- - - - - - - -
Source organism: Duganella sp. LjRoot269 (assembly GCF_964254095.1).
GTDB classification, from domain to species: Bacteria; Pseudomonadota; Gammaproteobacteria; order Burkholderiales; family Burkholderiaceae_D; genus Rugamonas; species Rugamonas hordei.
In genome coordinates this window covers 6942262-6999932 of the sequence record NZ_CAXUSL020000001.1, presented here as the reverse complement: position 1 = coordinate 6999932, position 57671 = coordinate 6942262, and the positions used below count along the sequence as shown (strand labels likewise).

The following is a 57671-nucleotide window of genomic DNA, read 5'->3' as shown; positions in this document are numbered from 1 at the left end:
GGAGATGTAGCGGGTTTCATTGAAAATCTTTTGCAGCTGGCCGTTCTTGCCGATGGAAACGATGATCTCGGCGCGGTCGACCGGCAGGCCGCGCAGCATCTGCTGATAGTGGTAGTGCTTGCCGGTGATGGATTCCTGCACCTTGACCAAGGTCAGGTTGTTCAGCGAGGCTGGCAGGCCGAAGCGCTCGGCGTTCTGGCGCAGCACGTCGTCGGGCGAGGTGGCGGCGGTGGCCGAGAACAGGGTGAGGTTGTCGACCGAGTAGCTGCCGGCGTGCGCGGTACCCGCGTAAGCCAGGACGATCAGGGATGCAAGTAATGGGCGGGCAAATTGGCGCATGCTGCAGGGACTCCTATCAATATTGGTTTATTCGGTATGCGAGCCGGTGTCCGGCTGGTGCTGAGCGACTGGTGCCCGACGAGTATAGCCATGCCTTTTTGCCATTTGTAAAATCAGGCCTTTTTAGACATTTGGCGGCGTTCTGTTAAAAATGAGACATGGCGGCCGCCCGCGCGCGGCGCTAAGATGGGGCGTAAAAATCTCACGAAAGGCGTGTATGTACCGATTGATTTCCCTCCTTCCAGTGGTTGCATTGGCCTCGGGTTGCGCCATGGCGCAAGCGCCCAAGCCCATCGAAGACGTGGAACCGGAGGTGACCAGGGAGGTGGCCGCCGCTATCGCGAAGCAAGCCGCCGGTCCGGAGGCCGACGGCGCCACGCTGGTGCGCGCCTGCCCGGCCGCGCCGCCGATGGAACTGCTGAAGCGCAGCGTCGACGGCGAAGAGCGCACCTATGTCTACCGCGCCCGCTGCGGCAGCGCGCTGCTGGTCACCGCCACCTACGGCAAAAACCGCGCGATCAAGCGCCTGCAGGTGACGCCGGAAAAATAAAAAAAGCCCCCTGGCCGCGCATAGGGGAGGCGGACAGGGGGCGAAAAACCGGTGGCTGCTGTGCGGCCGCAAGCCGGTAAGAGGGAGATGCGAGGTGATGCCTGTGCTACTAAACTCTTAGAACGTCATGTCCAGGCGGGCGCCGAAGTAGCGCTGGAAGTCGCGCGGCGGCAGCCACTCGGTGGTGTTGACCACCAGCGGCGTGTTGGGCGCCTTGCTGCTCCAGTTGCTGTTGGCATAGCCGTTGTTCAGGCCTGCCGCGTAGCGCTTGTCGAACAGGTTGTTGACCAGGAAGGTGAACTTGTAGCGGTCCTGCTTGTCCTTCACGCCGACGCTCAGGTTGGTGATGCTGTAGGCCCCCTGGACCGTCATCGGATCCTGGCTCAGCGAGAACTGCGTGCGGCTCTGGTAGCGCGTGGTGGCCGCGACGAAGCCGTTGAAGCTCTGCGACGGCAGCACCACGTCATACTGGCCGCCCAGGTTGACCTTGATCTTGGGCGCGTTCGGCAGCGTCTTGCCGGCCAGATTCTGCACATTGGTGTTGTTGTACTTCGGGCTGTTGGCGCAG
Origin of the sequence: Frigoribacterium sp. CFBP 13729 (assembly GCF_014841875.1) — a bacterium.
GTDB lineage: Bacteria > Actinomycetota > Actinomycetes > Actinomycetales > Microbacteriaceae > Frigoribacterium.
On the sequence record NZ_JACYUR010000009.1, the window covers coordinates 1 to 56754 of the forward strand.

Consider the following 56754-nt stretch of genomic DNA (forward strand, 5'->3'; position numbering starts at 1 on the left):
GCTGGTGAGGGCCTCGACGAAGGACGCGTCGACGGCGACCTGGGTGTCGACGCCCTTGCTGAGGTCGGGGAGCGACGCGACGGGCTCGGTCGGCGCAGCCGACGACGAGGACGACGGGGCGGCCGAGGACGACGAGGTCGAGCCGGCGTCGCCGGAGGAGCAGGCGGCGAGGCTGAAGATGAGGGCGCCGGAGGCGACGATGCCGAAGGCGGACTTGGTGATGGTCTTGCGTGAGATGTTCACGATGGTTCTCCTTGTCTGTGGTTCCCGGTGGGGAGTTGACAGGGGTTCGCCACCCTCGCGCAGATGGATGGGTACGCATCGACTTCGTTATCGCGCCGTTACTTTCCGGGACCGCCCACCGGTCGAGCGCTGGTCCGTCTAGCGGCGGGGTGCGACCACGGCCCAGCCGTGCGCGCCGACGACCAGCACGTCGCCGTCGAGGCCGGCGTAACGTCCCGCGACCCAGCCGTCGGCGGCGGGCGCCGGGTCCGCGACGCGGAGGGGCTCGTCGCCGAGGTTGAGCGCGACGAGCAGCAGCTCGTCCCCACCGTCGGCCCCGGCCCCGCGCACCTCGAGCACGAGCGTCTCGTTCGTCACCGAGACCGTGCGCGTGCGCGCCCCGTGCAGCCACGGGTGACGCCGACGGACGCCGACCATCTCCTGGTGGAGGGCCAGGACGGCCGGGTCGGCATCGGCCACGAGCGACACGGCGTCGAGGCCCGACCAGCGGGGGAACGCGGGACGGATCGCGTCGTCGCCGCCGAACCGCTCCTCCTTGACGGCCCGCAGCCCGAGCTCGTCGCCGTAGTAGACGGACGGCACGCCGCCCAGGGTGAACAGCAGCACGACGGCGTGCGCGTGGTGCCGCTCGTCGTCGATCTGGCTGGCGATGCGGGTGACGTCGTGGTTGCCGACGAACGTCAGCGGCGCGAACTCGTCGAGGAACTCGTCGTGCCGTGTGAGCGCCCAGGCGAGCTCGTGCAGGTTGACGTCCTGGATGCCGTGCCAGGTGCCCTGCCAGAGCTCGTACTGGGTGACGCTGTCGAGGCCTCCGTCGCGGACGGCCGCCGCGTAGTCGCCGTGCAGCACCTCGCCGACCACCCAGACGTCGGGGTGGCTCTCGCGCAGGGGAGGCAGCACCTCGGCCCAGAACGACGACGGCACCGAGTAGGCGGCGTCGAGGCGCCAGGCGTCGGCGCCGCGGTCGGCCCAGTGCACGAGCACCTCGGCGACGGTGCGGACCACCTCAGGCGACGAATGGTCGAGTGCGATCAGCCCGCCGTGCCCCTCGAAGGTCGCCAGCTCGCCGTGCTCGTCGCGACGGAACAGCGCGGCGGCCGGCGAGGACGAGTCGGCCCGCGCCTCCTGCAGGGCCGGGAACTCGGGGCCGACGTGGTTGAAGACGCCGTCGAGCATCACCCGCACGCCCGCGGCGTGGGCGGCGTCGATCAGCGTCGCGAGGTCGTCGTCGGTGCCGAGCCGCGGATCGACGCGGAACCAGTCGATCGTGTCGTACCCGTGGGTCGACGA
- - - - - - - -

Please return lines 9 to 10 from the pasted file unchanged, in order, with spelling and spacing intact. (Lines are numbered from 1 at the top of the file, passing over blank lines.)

Consider the following 56754-nt stretch of genomic DNA (forward strand, 5'->3'; position numbering starts at 1 on the left):
GCTGGTGAGGGCCTCGACGAAGGACGCGTCGACGGCGACCTGGGTGTCGACGCCCTTGCTGAGGTCGGGGAGCGACGCGACGGGCTCGGTCGGCGCAGCCGACGACGAGGACGACGGGGCGGCCGAGGACGACGAGGTCGAGCCGGCGTCGCCGGAGGAGCAGGCGGCGAGGCTGAAGATGAGGGCGCCGGAGGCGACGATGCCGAAGGCGGACTTGGTGATGGTCTTGCGTGAGATGTTCACGATGGTTCTCCTTGTCTGTGGTTCCCGGTGGGGAGTTGACAGGGGTTCGCCACCCTCGCGCAGATGGATGGGTACGCATCGACTTCGTTATCGCGCCGTTACTTTCCGGGACCGCCCACCGGTCGAGCGCTGGTCCGTCTAGCGGCGGGGTGCGACCACGGCCCAGCCGTGCGCGCCGACGACCAGCACGTCGCCGTCGAGGCCGGCGTAACGTCCCGCGACCCAGCCGTCGGCGGCGGGCGCCGGGTCCGCGACGCGGAGGGGCTCGTCGCCGAGGTTGAGCGCGACGAGCAGCAGCTCGTCCCCACCGTCGGCCCCGGCCCCGCGCACCTCGAGCACGAGCGTCTCGTTCGTCACCGAGACCGTGCGCGTGCGCGCCCCGTGCAGCCACGGGTGACGCCGACGGACGCCGACCATCTCCTGGTGGAGGGCCAGGACGGCCGGGTCGGCATCGGCCACGAGCGACACGGCGTCGAGGCCCGACCAGCGGGGGAACGCGGGACGGATCGCGTCGTCGCCGCCGAACCGCTCCTCCTTGACGGCCCGCAGCCCGAGCTCGTCGCCGTAGTAGACGGACGGCACGCCGCCCAGGGTGAACAGCAGCACGACGGCGTGCGCGTGGTGCCGCTCGTCGTCGATCTGGCTGGCGATGCGGGTGACGTCGTGGTTGCCGACGAACGTCAGCGGCGCGAACTCGTCGAGGAACTCGTCGTGCCGTGTGAGCGCCCAGGCGAGCTCGTGCAGGTTGACGTCCTGGATGCCGTGCCAGGTGCCCTGCCAGAGCTCGTACTGGGTGACGCTGTCGAGGCCTCCGTCGCGGACGGCCGCCGCGTAGTCGCCGTGCAGCACCTCGCCGACCACCCAGACGTCGGGGTGGCTCTCGCGCAGGGGAGGCAGCACCTCGGCCCAGAACGACGACGGCACCGAGTAGGCGGCGTCGAGGCGCCAGGCGTCGGCGCCGCGGTCGGCCCAGTGCACGAGCACCTCGGCGACGGTGCGGACCACCTCAGGCGACGAATGGTCGAGTGCGATCAGCCCGCCGTGCCCCTCGAAGGTCGCCAGCTCGCCGTGCTCGTCGCGACGGAACAGCGCGGCGGCCGGCGAGGACGAGTCGGCCCGCGCCTCCTGCAGGGCCGGGAACTCGGGGCCGACGTGGTTGAAGACGCCGTCGAGCATCACCCGCACGCCCGCGGCGTGGGCGGCGTCGATCAGCGTCGCGAGGTCGTCGTCGGTGCCGAGCCGCGGATCGACGCGGAACCAGTCGATCGTGTCGTACCCGTGGGTCGACGA